Saturday, September 26, 2015

A hard look at universal child (and/or parent) care

What we're learning from Quebec is that just as some early education programs can improve on non-cognitive skills, others can do the opposite.

As my children aged my interest in the politics of childcare waned, but there's a couple of terrific articles out due to a U.S. study focused on Quebec's experience with cheap universal child care.
With Canada in the midst of an election campaign which interventionist Ontario Premier Wynne has pushed into, I'll note issues in Iglesias' column are also relevant to universal all-day kindergarten in Ontario.

Quebec gave all parents cheap day care — and their kids were worse off as a result, Matthew Iglesias, VOX:
Programs for young children — whether you call them day care or preschool or even third grade — serve two purposes. On the one hand, they are educational settings that are supposed to help foster the kids' long-term development. On the other hand, they are safe places where parents can put their children so they can go do other things during the day — things like work for a living. In an ideal world, of course, they do both. The best preschool programs have been shown to have significant lifelong benefits for their students, and they're doubtless a huge help to parents too. But a sobering new analysis by Michael Baker, Jonathan Gruber (yes, that Jonathan Gruber), and Kevin Milligan of Quebec's effort to expand access to child care on the cheap is a painful reminder that the two issues can come apart. 
Image from VOX article
The program was designed to increase mothers' labor force participation rate, and it worked. Lots of people used the system, lots of moms went to work, incomes and GDP rose, and the program was quite affordable to the taxpayer. Kids' test scores stayed flat.
But contrasting trends in Quebec kids with kids from other Canadian provinces, the authors find "a significant worsening in self-reported health and in life satisfaction among teens" who grew up exposed to the program* along with a "sharp and contemporaneous increase in criminal behavior among the cohorts exposed to the Quebec program, relative to their peers in other provinces."
The whole article demands reading. The point is not that the program failed, but rather that it succeeded in non-child aspects:
the Quebec day care program was not some kind of catastrophically mismanaged failure. Lots of people used it, the number of high-quality day care slots rose, and — as intended — it encouraged more mothers to work.
With a conclusion nobody could be too surprised with:
... it turns out that low-quality child care isn't just worse than high-quality child care. It's worse than no child care.
As the article works to it's conclusion, the political options become starker:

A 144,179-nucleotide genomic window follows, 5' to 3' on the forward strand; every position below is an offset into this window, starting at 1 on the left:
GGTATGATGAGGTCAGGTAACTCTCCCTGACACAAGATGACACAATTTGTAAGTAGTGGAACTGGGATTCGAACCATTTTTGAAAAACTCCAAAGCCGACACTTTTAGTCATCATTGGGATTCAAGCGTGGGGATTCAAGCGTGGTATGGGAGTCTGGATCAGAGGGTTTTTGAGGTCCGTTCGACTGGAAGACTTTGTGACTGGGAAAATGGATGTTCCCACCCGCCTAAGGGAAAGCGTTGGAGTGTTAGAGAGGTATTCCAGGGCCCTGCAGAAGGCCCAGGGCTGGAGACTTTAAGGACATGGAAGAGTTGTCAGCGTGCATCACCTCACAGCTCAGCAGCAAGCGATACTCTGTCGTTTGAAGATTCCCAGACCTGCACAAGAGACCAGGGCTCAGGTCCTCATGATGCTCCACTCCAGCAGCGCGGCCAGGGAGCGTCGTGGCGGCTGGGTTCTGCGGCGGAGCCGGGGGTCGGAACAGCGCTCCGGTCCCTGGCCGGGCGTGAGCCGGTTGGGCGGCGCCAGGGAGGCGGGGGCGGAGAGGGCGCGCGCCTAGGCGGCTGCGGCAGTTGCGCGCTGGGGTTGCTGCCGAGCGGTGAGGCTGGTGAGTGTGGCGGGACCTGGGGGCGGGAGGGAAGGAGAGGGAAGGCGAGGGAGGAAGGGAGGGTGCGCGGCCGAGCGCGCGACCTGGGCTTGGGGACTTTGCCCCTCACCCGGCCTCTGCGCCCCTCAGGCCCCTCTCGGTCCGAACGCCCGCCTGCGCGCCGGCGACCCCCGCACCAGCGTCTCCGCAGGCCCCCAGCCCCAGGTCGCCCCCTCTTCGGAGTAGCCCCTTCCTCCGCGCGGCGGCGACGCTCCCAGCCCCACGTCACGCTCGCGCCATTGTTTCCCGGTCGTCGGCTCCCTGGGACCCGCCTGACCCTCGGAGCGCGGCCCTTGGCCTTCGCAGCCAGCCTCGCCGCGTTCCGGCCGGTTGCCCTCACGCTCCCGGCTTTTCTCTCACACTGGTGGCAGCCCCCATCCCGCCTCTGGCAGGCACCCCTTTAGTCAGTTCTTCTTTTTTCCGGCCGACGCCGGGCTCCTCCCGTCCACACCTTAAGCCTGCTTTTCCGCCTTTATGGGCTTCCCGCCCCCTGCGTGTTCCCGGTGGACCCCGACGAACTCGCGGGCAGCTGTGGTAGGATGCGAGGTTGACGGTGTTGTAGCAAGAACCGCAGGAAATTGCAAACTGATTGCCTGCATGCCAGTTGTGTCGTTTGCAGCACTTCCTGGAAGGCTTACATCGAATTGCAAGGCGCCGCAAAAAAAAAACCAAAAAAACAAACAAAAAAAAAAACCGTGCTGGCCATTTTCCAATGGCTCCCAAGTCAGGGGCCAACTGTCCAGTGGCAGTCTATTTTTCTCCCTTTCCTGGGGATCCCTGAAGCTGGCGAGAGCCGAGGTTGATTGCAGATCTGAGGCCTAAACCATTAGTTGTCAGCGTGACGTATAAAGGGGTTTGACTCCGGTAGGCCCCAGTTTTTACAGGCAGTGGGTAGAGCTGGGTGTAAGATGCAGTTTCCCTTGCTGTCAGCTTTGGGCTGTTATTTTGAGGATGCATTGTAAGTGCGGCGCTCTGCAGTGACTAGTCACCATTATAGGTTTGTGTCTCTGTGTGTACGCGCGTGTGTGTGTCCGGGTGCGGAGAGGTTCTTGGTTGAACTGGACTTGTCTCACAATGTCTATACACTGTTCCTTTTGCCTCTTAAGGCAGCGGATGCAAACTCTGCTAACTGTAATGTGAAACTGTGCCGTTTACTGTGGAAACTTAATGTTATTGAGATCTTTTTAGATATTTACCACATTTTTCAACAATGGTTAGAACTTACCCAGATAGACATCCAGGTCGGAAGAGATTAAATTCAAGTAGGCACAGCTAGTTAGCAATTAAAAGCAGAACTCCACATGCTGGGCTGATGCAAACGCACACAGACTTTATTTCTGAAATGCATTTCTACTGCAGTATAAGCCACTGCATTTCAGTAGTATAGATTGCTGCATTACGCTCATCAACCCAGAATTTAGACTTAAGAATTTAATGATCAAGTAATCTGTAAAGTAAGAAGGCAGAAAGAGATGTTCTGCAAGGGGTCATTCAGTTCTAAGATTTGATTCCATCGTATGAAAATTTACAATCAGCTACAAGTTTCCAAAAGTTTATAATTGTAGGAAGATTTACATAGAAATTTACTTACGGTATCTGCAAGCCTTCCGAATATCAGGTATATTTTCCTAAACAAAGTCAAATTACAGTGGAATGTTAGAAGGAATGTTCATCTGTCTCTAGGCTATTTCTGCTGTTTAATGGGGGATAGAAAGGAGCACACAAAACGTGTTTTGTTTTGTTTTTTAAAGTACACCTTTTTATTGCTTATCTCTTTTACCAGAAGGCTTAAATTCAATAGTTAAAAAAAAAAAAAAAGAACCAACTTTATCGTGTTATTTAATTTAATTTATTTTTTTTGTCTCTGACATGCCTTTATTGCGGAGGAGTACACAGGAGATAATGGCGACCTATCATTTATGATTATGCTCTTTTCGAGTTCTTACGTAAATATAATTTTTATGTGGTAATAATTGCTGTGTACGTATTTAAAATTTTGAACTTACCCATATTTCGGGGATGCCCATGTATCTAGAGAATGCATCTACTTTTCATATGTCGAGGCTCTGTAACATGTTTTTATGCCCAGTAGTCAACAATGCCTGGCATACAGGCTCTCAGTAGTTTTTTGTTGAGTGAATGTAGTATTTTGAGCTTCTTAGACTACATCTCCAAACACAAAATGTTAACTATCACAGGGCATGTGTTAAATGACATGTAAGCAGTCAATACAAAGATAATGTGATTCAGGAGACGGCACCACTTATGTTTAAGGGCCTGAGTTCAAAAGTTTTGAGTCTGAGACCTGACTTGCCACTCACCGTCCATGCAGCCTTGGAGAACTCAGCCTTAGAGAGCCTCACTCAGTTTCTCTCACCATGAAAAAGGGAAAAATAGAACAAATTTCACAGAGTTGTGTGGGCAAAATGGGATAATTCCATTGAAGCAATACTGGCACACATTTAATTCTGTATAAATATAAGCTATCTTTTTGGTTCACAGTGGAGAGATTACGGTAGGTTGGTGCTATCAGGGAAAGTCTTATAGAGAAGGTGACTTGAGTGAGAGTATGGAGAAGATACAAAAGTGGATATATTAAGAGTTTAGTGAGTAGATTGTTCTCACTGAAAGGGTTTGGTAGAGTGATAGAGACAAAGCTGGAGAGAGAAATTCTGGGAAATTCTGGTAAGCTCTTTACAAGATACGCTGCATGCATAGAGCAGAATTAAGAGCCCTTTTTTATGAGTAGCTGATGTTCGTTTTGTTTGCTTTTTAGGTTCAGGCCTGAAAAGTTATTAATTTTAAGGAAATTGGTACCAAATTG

...the idea that it's better for a cash-strapped parent of a young child to put the kid in a bottom-end day care program and work a low-wage job than to get financial support from the government to stay home with the kid.
And it's certainly true that this kind of work-promotion strategy is better for economic growth. Both the low-wage job and the low-end day care center count as part of GDP for the purpose of measuring "the economy," whereas the labor done by full-time parents and homemakers does not. But from a social welfare perspective, the relevant issue isn't whether child care is performed as market- or non-market labor — it's whether it's performed well.
Iglesias' "research into simple cash handouts to poor families pretty consistently shows positive impacts on children and family life" is picked up on by Laura Bliss writing in the Atlantic.

Why Universal Childcare Isn't a Perfect Solution
... a 2013 article in the Atlantic made the case that if the federal government wrote an annual $3,000 check to every American—adults and children, rich and poor—we could cut poverty rates in half.
Another NBER working paper released this month addresses a different approach to improving life outcomes for kids that’s gaining much more traction among state and federal policymakers: Universal childcare. Its findings actually make a universal basic income seem even more appealing.
Bliss' column concludes:
...maybe we should be more careful about what it means for society to invest in children. Research shows that, at least in the short-term, high-quality pre-K and daycare programs are good for young kids. They’re especially good for disadvantaged children, when they’re targeted to them. But when the quality of care suffers, it’s only logical that the kids do, too.
Another thought: Instead of investing billions of dollars in daycare that is only universal in name—not in quality—maybe we should just give that money to people.
Personally and politically, I have been interested in the basic personal income concept for some time. The concept, perhaps better described to some as a reverse income tax, would eliminate giving money to all people while empowering lower income households.

I don't intend on writing much, if anything, on the current election but I will say I think childcare policy should be about children, and I think economies should be about productivity - and I wouldn't measure that by labour force participation.

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